Gov. Rick Perry, R-Texas, said he warned the administration as early as 2010 about the problem of minors showing up at the border, but his warnings fell on deaf ears: "I will tell you they either are inept or don't care, and that is my position," he told ABC's "This Week" Sunday. "I have to believe that when you do not respond in any way, that you are either inept, or you have some ulterior motive of which you are functioning from."
Perry charged earlier this week that the administration might even be complicit in encouraging those countries to send children north, and he doubled down on that criticism Sunday.
"I don't believe [the president] particularly cares whether or not the border of the United States is secure, and that's the reason there's been this lack of effort, this lack of focus, this lack of resources," he said. "The president has sent powerful messages time after time, by his policies, by nuances, that it is OK to come to the United States and you can come across and you'll be accepted in open arms. That is the real issue."
Rep. Raul Labrador, R-Idaho, told NBC's "Meet the Press" the American people were "frustrated" by the surge of undocumented immigrants because "they feel that this administration is doing nothing about border security."
The Homeland Security secretary defended the administration's response Sunday on NBC, blaming a misinformation campaign from smugglers for swelling the number of undocumented children bound for America, and saying the U.S. would eventually "stem the tide": "The criminal smuggling organizations, are putting out a lot of disinformation about supposed 'free passes' into this country that are going to expire at the end of May, at the end of June," Johnson said.
He pushed back on those who have blamed the smugglers' misinformation that the administration's "deferred action" program, which was signed in 2012 and allows the children of some illegal immigrants to remain in the U.S.
"The deferred action program is for kids who came to this country seven years ago," he explained. "It's not for anyone who comes to this country today, tomorrow or yesterday. And the legislation that the Senate passed, which provides for an earned path to citizenship, is for those who were in this country in 2011. It's not for those that are coming here today."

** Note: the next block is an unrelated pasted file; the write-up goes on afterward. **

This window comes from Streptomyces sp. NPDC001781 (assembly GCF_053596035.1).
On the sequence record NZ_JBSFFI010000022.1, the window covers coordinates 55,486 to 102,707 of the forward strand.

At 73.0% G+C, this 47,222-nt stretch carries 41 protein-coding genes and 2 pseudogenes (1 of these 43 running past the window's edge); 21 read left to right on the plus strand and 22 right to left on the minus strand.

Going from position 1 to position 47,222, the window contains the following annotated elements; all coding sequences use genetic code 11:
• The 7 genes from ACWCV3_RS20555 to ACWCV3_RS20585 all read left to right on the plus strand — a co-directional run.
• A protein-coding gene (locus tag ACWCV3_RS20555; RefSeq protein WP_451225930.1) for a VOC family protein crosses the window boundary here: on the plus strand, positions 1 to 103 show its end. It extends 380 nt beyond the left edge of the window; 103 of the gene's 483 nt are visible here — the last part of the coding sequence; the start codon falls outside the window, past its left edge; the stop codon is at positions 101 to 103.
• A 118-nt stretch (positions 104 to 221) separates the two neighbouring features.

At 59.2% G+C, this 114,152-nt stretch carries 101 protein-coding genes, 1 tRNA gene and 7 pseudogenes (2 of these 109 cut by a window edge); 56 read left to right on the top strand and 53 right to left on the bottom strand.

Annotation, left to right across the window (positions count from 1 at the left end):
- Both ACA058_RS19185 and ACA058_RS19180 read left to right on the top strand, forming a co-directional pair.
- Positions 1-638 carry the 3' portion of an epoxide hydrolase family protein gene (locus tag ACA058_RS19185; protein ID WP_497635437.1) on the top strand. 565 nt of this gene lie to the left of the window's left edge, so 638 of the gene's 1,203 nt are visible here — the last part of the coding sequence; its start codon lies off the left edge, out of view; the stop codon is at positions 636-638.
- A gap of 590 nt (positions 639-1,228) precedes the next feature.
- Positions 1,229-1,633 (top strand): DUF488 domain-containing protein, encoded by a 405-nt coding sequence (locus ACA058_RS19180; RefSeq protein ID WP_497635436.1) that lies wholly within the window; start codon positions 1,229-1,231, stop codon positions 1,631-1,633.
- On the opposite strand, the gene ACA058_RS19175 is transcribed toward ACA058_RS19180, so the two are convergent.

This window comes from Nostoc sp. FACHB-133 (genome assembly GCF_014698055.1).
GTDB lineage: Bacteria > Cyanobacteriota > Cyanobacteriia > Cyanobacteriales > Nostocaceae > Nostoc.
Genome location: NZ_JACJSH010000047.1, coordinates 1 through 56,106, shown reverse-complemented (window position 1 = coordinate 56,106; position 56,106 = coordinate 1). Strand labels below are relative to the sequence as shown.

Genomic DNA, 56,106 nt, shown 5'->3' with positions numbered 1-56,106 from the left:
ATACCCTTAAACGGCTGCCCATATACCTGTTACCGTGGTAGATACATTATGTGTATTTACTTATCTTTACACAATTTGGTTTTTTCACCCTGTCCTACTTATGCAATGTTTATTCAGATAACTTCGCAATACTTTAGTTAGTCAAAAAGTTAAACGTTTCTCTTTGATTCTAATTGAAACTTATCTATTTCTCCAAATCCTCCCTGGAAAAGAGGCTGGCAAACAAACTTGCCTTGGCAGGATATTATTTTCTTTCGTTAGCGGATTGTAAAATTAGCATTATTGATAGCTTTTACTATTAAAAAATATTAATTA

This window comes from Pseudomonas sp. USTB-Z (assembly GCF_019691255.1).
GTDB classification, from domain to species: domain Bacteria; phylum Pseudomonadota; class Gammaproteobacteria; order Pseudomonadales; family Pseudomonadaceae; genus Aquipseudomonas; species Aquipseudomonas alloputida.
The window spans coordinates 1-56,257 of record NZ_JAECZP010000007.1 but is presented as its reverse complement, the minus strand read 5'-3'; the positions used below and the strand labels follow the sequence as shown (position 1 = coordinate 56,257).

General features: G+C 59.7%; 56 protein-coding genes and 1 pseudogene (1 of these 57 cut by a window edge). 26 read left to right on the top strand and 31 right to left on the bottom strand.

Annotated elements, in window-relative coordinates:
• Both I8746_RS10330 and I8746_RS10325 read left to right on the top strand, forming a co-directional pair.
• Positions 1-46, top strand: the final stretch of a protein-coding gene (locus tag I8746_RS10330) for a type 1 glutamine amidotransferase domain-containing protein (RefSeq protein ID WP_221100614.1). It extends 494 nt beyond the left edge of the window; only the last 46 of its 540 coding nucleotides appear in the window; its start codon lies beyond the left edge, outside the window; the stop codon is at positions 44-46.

Still, as CPB scrambles to manage the incursion of Central American minors, Basham argued, its core purpose is becoming clouded.
"The challenge for has always been to protect the borders from all threats, which would include terrorists or drugs or illegal trafficking sorts of things," he said. "I think we're almost being distracted, somewhat... pulling resources away from these agencies' traditional mission to focus on these kids coming over the border.
"I personally think we should bring in additional resources to deal with this problem - these agents and their facilities - whether it's holding cells or more boots on the ground like they tried in the Bush administration," Basham continued.
Last week, Mr. Obama announced he was seeking more than $2 billion to field the migrant surge; a request widely seen as a welcome sign for overburdened border patrol agents and the workers caring for the underage immigrants once they cross the threshold into U.S. custody.
"It's just a very, very difficult situation," Basham said. "These parents to desperate measures to protect their children; they truly believe the United States is their safe haven, and they're willing to take that risk. The question is: Where, how do you balance that?"
There's no "good answer," Wilson cautioned.
"I think that unfortunately all the different risks at the [U.S.-Mexico] border are inflated into one risk that we call 'border security,' and we think there is one answer," he said. "But each one has its own set of solutions. It may be an immigration reform; boosting the capacity of the [Bureau of Alcohol, Tobacco, Firearms and Explosives] so they can better dismantle weapons trafficking networks in the United States; greater cooperation with the governments of Central America to deal with corruption and organized crime.
"...Do I think this problem could have been prevented had Congress done something about this immigration reform bill that's been sitting on the backburner? No," he went on. "Do I think this crisis would have been lesser if we had dealt years ago with the issues of organized crime with the governments of Central America? Yes, I do."